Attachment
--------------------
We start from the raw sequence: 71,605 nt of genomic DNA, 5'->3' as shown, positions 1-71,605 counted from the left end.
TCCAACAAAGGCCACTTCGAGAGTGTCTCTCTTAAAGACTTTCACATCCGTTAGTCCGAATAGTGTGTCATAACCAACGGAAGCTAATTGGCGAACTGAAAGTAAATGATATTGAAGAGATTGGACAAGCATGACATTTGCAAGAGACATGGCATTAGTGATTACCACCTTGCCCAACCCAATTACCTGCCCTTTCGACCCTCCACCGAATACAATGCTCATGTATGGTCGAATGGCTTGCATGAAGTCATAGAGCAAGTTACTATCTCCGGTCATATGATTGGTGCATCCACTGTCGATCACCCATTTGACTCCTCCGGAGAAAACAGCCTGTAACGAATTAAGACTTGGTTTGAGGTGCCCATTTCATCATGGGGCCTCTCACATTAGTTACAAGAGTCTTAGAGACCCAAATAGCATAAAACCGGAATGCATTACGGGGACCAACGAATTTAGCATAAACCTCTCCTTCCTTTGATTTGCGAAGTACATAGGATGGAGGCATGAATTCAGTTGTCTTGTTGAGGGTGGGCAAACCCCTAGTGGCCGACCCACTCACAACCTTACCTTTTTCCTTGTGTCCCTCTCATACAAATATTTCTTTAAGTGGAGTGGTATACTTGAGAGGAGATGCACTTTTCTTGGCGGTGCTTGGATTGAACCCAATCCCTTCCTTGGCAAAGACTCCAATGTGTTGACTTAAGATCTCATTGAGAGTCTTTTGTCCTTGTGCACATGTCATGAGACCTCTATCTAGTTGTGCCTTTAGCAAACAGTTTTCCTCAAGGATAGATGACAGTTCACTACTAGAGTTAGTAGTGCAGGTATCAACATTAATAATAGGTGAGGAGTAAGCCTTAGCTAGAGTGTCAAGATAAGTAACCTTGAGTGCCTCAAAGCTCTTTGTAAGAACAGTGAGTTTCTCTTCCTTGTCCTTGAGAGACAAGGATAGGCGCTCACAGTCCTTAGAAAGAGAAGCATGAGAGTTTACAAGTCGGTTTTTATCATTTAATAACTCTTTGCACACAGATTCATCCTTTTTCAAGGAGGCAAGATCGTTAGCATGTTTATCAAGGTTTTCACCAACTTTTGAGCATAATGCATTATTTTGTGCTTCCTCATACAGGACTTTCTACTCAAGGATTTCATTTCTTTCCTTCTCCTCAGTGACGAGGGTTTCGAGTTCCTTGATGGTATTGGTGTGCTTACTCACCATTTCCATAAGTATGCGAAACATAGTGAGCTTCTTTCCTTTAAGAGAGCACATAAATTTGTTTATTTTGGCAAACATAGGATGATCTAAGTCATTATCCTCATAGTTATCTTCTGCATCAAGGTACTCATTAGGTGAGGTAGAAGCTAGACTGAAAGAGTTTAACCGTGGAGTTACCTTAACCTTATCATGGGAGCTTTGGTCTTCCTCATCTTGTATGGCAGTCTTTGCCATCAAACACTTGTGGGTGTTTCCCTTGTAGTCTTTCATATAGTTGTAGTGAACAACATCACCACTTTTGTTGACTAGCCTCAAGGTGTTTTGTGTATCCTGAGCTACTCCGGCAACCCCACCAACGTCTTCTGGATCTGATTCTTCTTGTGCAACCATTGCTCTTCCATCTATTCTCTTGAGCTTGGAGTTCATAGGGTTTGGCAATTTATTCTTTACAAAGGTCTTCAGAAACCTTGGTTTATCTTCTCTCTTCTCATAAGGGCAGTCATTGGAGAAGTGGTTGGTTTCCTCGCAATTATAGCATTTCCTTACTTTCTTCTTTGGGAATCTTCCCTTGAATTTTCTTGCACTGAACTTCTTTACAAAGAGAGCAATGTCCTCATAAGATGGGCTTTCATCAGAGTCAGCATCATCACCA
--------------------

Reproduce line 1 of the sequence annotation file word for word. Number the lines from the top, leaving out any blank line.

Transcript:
We start from the raw sequence: 71,605 nt of genomic DNA, 5'->3' as shown, positions 1-71,605 counted from the left end.